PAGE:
Saturday, I spent most of the day at the Green Festival in San Francisco. My visit turned into a field exploration in green psychology and marketing.
Some excerpts from ‘Green Festival or Celebration of Green Consumption?‘, my review of the festival for Groovy Green:
‘Every year, I go to the Green Festival in San Francisco. This time, I was hoping to find some interesting material to report on in my blog. Getting there was quite a feat. Since I was going with four other people, we had decided against the train, in favor of the car. The traffic to access was simply horrendous. I finally gave up trying to find street parking, and had to part with $20 at the public parking lot across the street.
I recognized my friend Dominique’s Adina bus parked in front of the festival. Right away, I felt at home. My other two friends were late to meet me, so I had plenty of opportunities to observe the scene at the entrance. Lots of dusty shoes, organic cottons, and earthy colors. I felt a bit out of place with my J Crew raincoat, and Robert Clergerie shoes. Legacy from a fashionable past, that is still very much a part of me. Petitioners of all sorts were competing for my signature. I gladly added my name to the Sustainable Farming list. One man tried to explain why I should care about Eminent Domain. Should I? My friends showed up finally, we got our official green bracelet in exchange for personal information about ourselves. I wonder what they do with the information. Does the festival sell it to marketers?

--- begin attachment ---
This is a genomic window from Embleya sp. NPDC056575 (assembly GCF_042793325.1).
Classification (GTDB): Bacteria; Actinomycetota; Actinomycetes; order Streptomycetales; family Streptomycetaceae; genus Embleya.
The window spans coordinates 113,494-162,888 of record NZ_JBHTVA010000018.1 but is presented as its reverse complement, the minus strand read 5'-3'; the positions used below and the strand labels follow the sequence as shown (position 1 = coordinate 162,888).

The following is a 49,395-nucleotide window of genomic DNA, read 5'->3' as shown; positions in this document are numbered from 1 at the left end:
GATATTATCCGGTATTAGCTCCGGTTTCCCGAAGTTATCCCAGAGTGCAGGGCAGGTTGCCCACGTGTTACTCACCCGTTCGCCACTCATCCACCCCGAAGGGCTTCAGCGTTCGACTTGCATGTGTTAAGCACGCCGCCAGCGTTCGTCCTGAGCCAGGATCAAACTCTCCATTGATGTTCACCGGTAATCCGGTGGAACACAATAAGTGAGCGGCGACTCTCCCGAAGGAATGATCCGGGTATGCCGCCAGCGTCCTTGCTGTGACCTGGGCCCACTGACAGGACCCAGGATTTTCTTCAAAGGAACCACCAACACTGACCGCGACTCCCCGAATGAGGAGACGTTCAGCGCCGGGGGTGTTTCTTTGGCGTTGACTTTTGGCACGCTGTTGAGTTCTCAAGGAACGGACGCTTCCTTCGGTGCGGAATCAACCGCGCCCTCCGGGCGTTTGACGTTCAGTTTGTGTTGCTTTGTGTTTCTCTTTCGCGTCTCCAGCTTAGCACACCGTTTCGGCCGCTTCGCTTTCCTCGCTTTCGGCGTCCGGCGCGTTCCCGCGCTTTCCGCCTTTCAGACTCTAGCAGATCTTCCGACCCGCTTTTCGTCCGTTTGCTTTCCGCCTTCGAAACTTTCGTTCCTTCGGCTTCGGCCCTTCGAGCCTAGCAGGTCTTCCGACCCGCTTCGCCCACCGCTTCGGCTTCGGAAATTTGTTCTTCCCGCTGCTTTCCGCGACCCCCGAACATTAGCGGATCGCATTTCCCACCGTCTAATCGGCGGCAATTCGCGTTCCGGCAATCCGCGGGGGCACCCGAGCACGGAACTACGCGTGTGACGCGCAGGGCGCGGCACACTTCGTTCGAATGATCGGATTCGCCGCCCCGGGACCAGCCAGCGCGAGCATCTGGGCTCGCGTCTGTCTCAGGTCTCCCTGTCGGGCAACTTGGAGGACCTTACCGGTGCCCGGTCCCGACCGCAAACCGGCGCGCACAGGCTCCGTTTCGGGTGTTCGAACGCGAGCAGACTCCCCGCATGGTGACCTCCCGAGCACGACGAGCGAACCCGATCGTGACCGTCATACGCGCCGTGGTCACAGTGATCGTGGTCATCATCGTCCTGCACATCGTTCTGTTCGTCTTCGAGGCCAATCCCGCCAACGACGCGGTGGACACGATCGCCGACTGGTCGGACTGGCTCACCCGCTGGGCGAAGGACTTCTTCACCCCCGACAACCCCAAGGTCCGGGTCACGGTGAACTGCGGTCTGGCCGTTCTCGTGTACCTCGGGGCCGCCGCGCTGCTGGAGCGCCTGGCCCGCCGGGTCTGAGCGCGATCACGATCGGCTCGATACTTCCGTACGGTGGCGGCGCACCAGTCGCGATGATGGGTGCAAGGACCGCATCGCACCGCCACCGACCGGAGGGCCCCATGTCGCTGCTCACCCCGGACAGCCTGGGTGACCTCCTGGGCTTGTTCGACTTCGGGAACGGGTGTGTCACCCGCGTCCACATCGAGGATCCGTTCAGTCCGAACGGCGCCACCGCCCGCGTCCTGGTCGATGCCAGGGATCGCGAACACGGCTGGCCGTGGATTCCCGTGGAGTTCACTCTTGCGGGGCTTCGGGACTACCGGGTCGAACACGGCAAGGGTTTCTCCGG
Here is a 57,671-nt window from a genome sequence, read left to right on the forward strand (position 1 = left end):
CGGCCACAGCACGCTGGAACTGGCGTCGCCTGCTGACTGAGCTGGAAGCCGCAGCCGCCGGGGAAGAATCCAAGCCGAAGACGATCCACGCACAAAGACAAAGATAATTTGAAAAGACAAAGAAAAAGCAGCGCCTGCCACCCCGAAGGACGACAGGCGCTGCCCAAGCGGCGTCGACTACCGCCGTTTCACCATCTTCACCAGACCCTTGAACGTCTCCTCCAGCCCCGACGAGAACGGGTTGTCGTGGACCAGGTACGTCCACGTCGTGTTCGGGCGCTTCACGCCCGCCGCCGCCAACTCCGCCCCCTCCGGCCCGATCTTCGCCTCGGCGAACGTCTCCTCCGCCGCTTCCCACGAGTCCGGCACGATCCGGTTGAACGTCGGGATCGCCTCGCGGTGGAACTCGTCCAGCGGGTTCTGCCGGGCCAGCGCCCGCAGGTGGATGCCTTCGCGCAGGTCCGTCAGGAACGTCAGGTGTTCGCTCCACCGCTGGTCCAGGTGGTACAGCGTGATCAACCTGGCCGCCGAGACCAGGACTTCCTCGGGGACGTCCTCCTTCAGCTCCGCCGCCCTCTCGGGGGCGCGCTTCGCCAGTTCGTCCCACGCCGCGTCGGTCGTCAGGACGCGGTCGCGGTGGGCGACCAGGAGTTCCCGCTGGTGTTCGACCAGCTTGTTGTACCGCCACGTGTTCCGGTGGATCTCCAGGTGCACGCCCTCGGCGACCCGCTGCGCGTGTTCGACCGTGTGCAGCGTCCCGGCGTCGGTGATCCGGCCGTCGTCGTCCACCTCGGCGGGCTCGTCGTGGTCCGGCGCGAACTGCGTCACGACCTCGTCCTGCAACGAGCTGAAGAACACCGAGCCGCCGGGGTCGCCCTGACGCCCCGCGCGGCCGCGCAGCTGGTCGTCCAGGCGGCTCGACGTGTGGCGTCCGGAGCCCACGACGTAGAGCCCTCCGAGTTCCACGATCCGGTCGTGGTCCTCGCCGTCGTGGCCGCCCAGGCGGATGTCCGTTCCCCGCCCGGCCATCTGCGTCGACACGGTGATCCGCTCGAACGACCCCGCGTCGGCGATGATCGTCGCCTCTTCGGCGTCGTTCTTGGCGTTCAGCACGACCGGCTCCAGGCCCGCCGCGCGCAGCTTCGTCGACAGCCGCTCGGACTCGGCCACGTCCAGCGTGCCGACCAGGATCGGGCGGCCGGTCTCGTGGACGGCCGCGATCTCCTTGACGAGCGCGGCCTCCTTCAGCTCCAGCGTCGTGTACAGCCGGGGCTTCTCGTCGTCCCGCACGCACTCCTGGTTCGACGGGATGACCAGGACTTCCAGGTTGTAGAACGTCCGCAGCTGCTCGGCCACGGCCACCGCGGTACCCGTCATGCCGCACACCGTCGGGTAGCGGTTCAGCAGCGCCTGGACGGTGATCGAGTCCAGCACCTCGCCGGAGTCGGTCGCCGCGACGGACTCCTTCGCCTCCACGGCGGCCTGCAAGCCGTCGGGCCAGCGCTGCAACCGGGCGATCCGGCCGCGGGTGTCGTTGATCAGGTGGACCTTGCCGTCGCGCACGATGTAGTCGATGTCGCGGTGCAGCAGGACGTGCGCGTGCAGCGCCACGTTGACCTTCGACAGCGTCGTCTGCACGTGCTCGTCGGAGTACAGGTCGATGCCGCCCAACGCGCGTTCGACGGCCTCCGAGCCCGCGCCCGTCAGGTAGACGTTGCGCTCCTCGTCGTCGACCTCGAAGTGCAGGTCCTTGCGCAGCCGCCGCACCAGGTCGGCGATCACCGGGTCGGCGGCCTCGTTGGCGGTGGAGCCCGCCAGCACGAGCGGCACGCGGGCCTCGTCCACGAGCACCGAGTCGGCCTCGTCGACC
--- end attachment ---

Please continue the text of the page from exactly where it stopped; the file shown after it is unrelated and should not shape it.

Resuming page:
The Exhibition Hall was packed with booths, hundreds of them, all trying to sell us something. Soap, teas, books, T-shirts, fair trade scarves, renewable energies, TV shows, food, chocolate, lunch boxes, jewelry, cars, bikes, social networks, magazines, alpaga coats, pet food, seeds, toys, travels, cell phones, salad bowls, . . . and a lot more I can’t remember. I came to make connections with people in the green social network space, and also to visit Dominique at the Adina booth. Soon, though, I got caught in a sampling frenzy, my hands full of flyers, and magazines of all sorts. What to do with all the stuff? . . .’